Friday, June 15, 2007

Comment on Sheldon's review

I appreciated the Sheldon's review by "Nathaniel Glen", or whatever her real name is (she's a he, but that's ok - ed), as far as it went, but what was missing was recognition that Sheldon's isn't just a local restaurant, it's a local institution. Below is a brief review of Sheldon's that I wrote for the Gabby Gourmet Restaurant Guide several years ago. The Shermans, who own the restaurants, have broad and deep ties in the military, education and religious communities in The Springs going back decades, and the restaurants were and are very much a family enterprise. Also, from purely a dining perspective, the almost obsessive quality concern of Sheldon's owners and staff, was hinted at but, in my humble opinion, inadequately emphasized (unless one counts the french fry raves of the vegetarian who shouldn't have been there in the first place). Many people order their Thanksgiving turkeys from Sheldon's due to that high quality. And, speaking of turkey, tell "Nathaniel" to go back on a Friday for the open-faced turkey sandwich smothered in gravy. That will be her new standard.

Eat on!

Bob Rennick
Colorado Springs


Sheldon’s Luncheonette is the long-time reigning champ for down home breakfasts and lunches. The menu offers very good and large portions of eggs, pancakes, biscuits and gravy, hot meat sandwiches, burgers and shakes, using the best ingredients. Their motto is “Only the Best”, and they go to great efforts for quality and freshness – mashed potatoes made from scratch, turkeys roasted on site, bone-in ham with the eggs, and so forth. The service is friendly to the point of familiarity, as you would expect. The regulars, which includes building tradespeople, techies, businesspeople, bikers, athletes and youth teams with their coaches – in other words, everyone in town – sit elbow-to-elbow like a big family, exchanging familiar banter with the owner, Ann Sherman, and the waitresses. A half Queen sandwich is filling, a full Queen is daunting, and the President is mind-boggling. Don’t let the regulars sucker you into ordering the full stack of pancakes – it’s a well-worn prank – even most Air Force Academy football recruits who get teased into it can’t finish. The specials are baked Virginia ham on Mondays, Wednesdays and Saturdays; loin of pork on Tuesday; and hot turkey sandwich, open or covered, on Thursday and Friday; roast beef and pastrami every day. Four years after a delivery here, a cross-country moving van driver encountered in Massachusetts only had one question – does Sheldons still have the turkey sandwich! And don’t forget the malts – since the demise of Brick Oven Beanery, Sheldons is a contender.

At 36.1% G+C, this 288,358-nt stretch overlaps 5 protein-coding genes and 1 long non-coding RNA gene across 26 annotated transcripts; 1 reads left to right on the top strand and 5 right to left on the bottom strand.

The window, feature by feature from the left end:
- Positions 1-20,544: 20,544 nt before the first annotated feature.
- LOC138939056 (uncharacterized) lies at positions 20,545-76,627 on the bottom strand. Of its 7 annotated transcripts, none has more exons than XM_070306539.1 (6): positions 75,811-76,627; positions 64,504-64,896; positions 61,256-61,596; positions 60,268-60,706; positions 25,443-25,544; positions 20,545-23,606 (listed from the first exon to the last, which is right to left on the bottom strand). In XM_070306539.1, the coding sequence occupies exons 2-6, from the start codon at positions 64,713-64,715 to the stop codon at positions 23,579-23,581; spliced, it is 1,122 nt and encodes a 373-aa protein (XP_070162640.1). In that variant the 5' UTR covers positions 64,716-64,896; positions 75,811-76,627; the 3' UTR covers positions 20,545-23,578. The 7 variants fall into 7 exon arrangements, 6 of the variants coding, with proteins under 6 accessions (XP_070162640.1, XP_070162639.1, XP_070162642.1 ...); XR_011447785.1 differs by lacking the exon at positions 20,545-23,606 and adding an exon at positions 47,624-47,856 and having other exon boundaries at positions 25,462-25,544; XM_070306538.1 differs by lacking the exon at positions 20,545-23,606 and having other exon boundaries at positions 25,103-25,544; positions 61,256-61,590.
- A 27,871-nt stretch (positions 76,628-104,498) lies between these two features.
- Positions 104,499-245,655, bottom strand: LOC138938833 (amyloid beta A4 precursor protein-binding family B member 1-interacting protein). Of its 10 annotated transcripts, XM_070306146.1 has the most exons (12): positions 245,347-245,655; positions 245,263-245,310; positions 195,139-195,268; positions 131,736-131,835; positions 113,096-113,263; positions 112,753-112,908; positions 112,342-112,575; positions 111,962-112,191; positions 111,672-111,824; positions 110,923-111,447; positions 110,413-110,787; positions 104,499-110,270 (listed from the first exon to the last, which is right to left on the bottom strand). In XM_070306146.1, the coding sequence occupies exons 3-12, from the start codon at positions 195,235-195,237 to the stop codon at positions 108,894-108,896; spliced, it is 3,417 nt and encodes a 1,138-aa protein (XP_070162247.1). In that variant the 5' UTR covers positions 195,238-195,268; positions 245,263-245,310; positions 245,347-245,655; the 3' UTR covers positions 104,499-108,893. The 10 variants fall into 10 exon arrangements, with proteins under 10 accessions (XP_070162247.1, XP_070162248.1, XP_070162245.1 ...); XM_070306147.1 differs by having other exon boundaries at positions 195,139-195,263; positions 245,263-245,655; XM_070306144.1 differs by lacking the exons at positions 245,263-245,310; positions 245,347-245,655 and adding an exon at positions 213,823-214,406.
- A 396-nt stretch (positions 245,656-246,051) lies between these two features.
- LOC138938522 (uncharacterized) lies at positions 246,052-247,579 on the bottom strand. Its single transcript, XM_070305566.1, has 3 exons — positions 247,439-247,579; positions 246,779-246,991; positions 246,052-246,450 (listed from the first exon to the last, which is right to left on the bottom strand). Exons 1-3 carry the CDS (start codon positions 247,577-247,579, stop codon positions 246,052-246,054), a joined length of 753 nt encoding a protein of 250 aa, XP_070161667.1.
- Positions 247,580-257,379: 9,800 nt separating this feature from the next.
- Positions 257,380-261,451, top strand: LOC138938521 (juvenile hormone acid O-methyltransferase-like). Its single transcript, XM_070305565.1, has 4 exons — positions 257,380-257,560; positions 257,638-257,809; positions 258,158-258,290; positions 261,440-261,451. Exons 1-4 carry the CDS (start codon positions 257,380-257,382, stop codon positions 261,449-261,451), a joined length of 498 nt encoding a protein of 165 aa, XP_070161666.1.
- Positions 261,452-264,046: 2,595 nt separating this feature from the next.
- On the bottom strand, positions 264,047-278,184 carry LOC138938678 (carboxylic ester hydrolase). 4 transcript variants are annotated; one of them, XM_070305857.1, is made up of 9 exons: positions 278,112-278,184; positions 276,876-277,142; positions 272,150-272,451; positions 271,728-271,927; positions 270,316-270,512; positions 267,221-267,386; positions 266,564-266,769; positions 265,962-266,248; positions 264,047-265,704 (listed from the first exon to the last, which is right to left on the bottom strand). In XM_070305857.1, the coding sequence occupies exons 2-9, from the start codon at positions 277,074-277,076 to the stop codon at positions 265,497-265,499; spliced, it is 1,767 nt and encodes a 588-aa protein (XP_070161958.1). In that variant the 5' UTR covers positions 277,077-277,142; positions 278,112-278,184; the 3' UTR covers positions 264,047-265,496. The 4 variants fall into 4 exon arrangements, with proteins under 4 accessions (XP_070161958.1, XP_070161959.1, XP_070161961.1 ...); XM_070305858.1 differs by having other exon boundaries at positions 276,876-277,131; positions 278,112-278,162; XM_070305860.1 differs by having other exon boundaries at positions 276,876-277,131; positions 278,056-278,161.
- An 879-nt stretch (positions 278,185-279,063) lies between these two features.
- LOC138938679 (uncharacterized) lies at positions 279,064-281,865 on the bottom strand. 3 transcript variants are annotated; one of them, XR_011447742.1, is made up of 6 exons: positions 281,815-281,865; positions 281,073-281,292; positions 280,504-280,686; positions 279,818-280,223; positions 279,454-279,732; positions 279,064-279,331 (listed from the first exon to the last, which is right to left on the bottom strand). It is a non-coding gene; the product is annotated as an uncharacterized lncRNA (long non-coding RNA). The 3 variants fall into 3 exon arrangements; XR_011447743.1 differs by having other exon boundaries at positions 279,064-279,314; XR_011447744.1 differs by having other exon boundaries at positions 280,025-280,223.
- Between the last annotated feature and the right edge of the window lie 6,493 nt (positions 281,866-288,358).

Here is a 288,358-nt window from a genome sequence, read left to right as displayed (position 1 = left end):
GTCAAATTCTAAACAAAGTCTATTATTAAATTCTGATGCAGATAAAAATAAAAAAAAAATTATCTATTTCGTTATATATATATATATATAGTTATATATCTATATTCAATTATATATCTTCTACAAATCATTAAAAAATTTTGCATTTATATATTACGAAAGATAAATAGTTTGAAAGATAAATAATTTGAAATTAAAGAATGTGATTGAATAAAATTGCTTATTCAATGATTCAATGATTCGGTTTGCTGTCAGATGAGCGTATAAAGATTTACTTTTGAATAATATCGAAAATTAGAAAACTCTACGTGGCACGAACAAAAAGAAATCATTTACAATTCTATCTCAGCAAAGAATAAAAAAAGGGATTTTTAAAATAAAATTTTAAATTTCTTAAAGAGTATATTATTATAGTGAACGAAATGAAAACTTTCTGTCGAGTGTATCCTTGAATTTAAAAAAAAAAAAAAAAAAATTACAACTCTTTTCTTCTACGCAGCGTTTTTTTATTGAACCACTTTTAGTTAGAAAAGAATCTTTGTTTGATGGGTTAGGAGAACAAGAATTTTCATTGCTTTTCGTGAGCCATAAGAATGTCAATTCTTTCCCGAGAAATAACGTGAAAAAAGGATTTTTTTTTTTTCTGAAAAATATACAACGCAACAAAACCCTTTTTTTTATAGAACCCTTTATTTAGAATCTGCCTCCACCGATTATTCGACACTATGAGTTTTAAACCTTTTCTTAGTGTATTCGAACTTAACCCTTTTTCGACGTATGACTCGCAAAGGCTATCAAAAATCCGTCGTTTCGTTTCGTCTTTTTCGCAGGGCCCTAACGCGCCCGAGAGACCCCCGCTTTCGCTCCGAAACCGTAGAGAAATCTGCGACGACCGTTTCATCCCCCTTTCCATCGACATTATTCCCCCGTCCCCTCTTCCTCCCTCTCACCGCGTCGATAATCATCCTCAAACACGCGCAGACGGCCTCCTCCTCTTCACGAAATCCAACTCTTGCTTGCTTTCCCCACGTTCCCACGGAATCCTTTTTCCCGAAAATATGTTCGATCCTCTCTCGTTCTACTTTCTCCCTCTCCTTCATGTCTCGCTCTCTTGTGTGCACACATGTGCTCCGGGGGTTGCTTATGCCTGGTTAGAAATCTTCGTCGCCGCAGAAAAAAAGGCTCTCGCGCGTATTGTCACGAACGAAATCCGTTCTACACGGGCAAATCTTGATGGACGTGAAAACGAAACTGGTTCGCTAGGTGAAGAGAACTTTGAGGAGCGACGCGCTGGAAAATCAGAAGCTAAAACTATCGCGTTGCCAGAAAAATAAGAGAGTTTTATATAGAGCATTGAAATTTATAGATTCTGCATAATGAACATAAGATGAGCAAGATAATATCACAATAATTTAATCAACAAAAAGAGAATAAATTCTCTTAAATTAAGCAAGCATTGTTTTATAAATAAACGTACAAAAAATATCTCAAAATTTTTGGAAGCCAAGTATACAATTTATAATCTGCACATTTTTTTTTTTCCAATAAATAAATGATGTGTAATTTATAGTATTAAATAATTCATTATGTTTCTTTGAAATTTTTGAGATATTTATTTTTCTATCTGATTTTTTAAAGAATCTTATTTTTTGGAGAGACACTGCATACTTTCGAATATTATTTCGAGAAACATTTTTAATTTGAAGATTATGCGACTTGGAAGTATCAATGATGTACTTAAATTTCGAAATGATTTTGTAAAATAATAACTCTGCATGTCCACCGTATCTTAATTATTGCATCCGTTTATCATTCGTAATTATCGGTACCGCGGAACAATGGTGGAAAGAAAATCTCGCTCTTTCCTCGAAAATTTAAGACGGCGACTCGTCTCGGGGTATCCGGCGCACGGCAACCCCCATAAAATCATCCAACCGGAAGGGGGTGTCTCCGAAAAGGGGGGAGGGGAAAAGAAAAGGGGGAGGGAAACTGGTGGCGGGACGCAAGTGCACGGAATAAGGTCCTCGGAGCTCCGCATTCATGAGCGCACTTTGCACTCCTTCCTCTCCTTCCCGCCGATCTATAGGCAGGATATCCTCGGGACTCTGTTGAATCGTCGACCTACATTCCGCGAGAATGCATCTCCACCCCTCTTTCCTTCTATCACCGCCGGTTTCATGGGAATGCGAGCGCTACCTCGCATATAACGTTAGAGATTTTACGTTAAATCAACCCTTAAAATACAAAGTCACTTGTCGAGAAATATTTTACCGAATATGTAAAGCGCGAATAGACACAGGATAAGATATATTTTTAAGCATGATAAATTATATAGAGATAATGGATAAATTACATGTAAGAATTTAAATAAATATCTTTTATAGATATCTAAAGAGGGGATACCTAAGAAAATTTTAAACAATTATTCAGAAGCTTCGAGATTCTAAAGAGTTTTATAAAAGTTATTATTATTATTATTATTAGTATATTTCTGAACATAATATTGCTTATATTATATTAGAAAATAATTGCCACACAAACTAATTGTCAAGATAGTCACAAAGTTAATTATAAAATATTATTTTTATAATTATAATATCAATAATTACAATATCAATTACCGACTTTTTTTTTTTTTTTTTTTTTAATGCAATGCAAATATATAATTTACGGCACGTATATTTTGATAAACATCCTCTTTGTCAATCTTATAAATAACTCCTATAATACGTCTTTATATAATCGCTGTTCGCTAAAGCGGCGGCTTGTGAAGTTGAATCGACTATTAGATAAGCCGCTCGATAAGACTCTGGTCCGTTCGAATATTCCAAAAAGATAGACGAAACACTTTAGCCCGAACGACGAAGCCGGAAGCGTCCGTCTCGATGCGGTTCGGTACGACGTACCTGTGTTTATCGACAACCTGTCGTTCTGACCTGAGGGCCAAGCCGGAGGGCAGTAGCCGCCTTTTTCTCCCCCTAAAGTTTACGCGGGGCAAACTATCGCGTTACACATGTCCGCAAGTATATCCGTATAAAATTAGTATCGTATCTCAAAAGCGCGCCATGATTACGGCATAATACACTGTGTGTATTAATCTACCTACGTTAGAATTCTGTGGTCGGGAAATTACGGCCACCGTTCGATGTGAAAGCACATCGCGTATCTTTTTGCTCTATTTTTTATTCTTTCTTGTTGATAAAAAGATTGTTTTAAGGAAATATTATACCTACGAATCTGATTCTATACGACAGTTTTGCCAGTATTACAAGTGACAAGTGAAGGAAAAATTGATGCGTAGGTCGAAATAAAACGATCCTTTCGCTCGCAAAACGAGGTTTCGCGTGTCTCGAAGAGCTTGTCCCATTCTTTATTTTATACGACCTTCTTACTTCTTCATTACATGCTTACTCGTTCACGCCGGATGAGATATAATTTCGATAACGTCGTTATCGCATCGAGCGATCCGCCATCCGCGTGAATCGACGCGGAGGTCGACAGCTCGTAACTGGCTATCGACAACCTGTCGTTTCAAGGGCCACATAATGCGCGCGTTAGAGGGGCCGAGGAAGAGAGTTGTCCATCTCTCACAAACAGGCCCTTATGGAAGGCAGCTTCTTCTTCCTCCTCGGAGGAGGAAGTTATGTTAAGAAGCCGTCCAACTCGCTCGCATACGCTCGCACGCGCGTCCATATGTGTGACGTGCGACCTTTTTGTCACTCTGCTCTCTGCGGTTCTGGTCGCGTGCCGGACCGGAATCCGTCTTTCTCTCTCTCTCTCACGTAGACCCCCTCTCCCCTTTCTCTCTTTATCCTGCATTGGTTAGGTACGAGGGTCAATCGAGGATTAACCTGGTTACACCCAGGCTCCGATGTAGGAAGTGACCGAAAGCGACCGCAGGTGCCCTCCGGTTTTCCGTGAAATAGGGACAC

Monday, June 11, 2007

Indian to die for

Based on a Sunday dinner, the new restaurant at 1747 S. 8th St. (former home of Spring Buffet) may be the best Indian-Napalese restaurant in town.

The soups were better (and cheaper!) than the Soup Man, and the Tandori Chicken was so good, I was wondering why you'd ever have chicken any other way. Moist, spicy. Ummmmm.

The shrimp masala also was outrageously wonderful. The shrimp was perfectly cooked, but the sauce ... I wanted to drown in it.

The place was empty ... so let's get some people out there before we lose it.

Monday, June 04, 2007

Eating the city

Did the Sunday on the Town yesterday and I'm still recovering.

This is a fund-raiser for the Philharmonic in which you pay one price to tour downtown sampling items at most of the restaurants.

The highlights: Listening to Judeth Shay Burns sing while sipping wine and noshing on a morsel of bacon-wrapped tenderloin at The Famous.

Also, the tortilla soup and the band at Nosh, the FAC Modern's new eats was spicy and good.

Other wonderful stops: Melting Pot, the Mediterranean Cafe, McKenzie's, Sonterra Grill, Jack Quinn, Old Chicago, Alice's.

I haven't yet heard about the total number of people, but the restaurant owners say they had way over 1,000 visitors. It was a bit overwhelming to most.

It has to be a success for the Philharmonic. And it's a great way to introduce people to downtown restaurants (particularly small, out of the way places like Alice's), but there's got to be a way that restaurants can do this without taking such a hit.

Maybe we cut down the number of hours? What do you think?

Friday, June 01, 2007

Cubano magnifico

I lived in Tampa for 12 years on a steady diet of Cuban food, most of it from the streets of the nearby cigar town of Ybor City.
I was thrilled when a new Cuban place opened recently.
Cubanacan has all the great stuff I was missing: Cuban sandwiches, chicken in yellow rice, picadillo ...
Unfortunately, during our first visit, the waitress didn't tell us about the lunch specials for $6.99. The sandwiches are about $8 for lunch. They're huge, but still...
Entrees mostly run over $12, so I was suffering some pretty heavy sticker shock.
Even with the lunch specials, I think Cubanacan is too pricey, especially for its location at 208 N. Union Blvd. next to the Burger King.
Don't get me wrong. The food is good. We liked just about everything we tried, especially the chicken in yellow rice.
But I hate it when lunch for two costs more than $20.
Am I just a cheap SOB or what?